How Canada Games ski races are timed to a fraction of a second
Precise timing takes Olympic experience, top technology and a backup
In the high-speed sport of alpine skiing, a single hundredth of a second is often the difference between a podium finish or, as the 2023 Canada Games witnessed, can lead to a tie.
Nearly 200 of the best youth skiers from across Canada have been competing at Crabbe Mountain, northwest of Fredericton, in slalom, giant slalom and super G events. The ski area also hosted mogul competitions last Friday and Saturday.
The Canada Games, being held mostly in Prince Edward Island, have brought world-class technology, course designers and timing officials to New Brunswick, where alpine ski competitions wrap up Thursday.
In the small timing shack by the finish line, Ted Savage is leading a team keeping a close watch on the results. As an official with the International Ski Federation, he's timed sports at 16 Olympic Games, many World Cup races — and now the 2023 Canada Games.
"It's an Olympics-type experience, it's a games experience," he said. "Going in and competing in that type of atmosphere is an extremely valuable thing to do, regardless of where they finish in the results."
Savage, who grew up in Quebec's Laurentian Mountains, was a ski racer, which eventually led to a career officiating winter sports.
During Tuesday's races, three ties were recorded, including one for second place in the super G female final, something that's not uncommon.
"By the time they get to the bottom, if they are tied to the same 1/100th, that's how precise this needs to be in order to be fair to the athlete and to say that's what distinguishes one place from another," he said.
How the timing works
In the timing shack, there are two devices that record incredibly precise times of day.
At the starting gate, a skier hears a series of beeps that indicate when to push off. A bar, known as a wand, swings open for the athlete to go, triggering the recording of the start time.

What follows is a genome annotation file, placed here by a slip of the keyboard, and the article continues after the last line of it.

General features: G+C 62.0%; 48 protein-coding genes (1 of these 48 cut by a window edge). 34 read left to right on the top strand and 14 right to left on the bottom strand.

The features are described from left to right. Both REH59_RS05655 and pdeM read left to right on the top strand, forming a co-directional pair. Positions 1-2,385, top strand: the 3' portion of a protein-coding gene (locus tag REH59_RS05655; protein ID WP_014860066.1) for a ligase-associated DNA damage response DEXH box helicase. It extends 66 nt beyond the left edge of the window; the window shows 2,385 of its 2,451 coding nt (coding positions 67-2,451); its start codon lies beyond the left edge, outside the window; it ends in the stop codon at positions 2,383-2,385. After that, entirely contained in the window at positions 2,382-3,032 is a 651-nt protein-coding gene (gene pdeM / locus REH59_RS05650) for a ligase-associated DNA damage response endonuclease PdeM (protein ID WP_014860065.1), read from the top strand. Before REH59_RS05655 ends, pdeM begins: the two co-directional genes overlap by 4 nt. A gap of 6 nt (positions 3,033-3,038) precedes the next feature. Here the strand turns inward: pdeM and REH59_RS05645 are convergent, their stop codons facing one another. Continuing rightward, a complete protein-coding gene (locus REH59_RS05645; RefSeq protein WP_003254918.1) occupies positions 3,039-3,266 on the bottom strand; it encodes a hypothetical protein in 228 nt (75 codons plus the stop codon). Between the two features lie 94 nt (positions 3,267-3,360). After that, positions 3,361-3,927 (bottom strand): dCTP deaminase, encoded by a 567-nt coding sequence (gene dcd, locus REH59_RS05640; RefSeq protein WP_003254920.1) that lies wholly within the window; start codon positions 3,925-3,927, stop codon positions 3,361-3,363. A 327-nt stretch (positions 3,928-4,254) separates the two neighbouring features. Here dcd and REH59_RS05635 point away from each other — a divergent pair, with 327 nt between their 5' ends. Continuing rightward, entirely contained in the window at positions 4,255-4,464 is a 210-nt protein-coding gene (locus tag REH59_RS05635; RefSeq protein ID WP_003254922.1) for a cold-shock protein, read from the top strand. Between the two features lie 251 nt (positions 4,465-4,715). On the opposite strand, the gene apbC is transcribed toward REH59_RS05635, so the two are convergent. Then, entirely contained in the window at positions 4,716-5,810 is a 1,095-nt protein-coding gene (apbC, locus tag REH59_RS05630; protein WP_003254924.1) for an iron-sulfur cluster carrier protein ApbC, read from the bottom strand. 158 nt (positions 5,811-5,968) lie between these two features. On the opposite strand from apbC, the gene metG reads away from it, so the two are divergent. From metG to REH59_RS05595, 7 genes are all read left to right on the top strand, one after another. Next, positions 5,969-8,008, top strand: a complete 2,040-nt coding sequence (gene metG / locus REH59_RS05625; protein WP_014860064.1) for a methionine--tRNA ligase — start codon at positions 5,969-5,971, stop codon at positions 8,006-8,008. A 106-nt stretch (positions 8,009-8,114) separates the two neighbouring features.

And at the blue finish line, two sets of photo cells — a type of infrared sensor — trigger another recorded time.
The times recorded at the start and finish are the time of day, using a 24-hour clock, when the skier begins and ends a run. They're registered down to four decimal places — a 10/1000th of a second. The finish time is subtracted from the start time to get the time on the course and determine rankings.
Results are pushed online and to display boards at the event venue.
There's also a manual backup in case technology goes awry. Hand timing is recorded with devices and a button. A correction factor is also applied based on a statistical analysis of before and after, to account for any slight human error.
'Lots of energy'
Athletes are well-aware of the potential big impact in trimming a small fraction of time.
The giant slalom course took most athletes between 53 seconds and just over a minute to complete.
One of the techniques: lunging across the finish line with an outstretched hand.
Jonathan Cook, a Team Brunswick skier from Moncton, said every turn counts, especially at a large competition.
"I just tend to not overthink it and just kind of ski and have fun," he said. "I feel that's the best environment for me. I make sure I have a really strong start, push fast out of the gate, some nice turns and good line."
James Budrow, a para skier from Nepean, Ont., completed his second race in his first competitive season after losing his leg in 2020.
"I'm still learning parts of it, trying to find my balance. It's a little icy out there," he said.
"There's lots of energy, it's nice to have all the provinces here."